Turns out, the man has good reason for playing so late. (Then again, is it a surprise he has put this sort of thought into it? No.) The shadows.
“If you want to win this tournament, you’re going to finish at the time I did yesterday,” said Harrington, referencing his Monday round that stretched into the dinner hour.
“You have to putt in those shadows I putted in on the back nine. That’s why you play late on the back nine.”
No, Harrington didn’t get a chance to put his game to the test in those Sunday shadows (he missed the cut), but after hearing Adam Scott and his caddie, Steve Williams, talk about how difficult it was to read putts late in the day when it became dark and the shadows really were an issue, you appreciate the Irishman all the ...
Of the 17 first-time Masters participants, no one impressed more than Thorbjorn Olesen.
“It was everything I had hoped it would be – and even more,” said Olesen, who certainly had a swing of emotions. Sitting at 4-over 148 when he finished early Friday afternoon, the Dane shook his head, not thinking he had a chance to make the cut. On several occasions the leaders got to 7 under that day, but Jason Day settled in atop the leaderboard at 6 under. So with the 10-shot rule in effect, all those at 4 over qualified for the weekend.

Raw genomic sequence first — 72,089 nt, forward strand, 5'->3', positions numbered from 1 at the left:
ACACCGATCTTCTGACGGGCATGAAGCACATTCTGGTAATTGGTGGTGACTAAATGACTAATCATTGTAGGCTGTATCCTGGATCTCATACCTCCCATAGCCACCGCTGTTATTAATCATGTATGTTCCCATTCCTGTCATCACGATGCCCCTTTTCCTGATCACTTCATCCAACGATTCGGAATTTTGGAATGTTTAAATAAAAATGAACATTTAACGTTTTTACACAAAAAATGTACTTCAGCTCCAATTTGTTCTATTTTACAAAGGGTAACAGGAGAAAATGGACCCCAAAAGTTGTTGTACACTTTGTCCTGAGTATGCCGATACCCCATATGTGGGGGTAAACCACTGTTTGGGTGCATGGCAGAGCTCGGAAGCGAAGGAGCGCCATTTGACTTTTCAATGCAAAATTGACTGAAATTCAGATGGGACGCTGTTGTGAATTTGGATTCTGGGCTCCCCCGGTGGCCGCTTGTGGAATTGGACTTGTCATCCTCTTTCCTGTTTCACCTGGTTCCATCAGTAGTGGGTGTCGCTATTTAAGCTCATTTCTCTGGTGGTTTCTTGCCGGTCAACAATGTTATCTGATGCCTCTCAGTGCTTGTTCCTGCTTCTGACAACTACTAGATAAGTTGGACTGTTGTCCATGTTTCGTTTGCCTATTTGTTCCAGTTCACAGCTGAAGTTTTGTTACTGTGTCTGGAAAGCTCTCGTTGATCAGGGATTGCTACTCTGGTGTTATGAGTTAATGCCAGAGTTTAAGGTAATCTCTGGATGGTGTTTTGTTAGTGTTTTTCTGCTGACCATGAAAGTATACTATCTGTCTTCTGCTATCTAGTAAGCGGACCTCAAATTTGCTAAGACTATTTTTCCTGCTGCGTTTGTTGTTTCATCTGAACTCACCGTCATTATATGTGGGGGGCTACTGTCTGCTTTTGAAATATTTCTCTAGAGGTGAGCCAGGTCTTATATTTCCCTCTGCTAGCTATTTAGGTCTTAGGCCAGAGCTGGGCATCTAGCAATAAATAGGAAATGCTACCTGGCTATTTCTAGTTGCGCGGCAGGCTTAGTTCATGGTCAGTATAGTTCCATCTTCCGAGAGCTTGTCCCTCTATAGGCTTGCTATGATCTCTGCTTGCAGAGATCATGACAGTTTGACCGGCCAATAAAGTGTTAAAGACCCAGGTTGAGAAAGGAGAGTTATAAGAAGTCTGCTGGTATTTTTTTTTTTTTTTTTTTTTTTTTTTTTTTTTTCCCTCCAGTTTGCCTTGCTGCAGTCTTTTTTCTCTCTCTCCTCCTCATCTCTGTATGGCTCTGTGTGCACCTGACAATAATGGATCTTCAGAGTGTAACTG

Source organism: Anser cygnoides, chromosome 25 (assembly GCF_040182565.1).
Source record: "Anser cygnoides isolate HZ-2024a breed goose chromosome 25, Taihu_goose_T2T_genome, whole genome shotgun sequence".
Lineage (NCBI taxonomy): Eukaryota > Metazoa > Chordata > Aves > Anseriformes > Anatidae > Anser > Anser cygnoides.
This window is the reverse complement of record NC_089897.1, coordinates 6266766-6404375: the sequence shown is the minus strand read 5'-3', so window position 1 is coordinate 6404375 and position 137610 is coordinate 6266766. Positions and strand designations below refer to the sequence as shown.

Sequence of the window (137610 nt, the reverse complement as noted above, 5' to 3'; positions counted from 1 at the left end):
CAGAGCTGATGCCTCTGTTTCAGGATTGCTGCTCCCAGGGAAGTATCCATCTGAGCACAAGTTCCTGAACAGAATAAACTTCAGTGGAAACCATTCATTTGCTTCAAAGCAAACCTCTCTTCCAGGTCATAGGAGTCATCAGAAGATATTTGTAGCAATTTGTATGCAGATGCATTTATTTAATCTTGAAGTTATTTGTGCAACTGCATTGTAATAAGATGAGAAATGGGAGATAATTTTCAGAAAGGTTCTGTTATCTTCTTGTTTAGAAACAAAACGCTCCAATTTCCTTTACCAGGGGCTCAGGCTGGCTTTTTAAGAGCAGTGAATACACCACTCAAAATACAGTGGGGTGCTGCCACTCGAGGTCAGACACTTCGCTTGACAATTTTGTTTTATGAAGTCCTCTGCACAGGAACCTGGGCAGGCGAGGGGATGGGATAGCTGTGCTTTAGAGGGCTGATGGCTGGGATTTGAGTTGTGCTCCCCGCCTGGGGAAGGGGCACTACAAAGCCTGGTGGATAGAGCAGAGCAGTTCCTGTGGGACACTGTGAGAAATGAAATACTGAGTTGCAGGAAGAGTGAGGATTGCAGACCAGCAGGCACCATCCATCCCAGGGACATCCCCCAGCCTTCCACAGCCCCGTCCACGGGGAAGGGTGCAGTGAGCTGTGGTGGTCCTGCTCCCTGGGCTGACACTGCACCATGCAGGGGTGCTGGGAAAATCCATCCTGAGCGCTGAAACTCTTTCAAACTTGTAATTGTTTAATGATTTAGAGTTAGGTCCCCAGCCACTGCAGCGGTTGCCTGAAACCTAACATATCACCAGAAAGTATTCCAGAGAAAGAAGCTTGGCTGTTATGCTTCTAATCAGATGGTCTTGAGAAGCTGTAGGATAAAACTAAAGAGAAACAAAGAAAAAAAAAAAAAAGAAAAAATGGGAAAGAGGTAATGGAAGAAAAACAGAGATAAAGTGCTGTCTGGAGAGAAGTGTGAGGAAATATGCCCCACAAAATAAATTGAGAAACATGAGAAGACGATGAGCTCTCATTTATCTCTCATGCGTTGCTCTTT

No one took advantage like Olesen, who shot 68-68 on the weekend and finished tied for sixth.
It shouldn’t have been a surprise, probably, given that he has been moving along nicely for more than a year now – consistently showing the ability not only to play, but to do so on big stages. Going back to last summer, Olesen, 23, has been top 10 in seven of 20 tournaments, including a T-9 in the Open Championship at Royal Lytham & St. Annes and a T-27 at the 2012 PGA Championship at Kiawah Island. So it might be time to extend a little more ...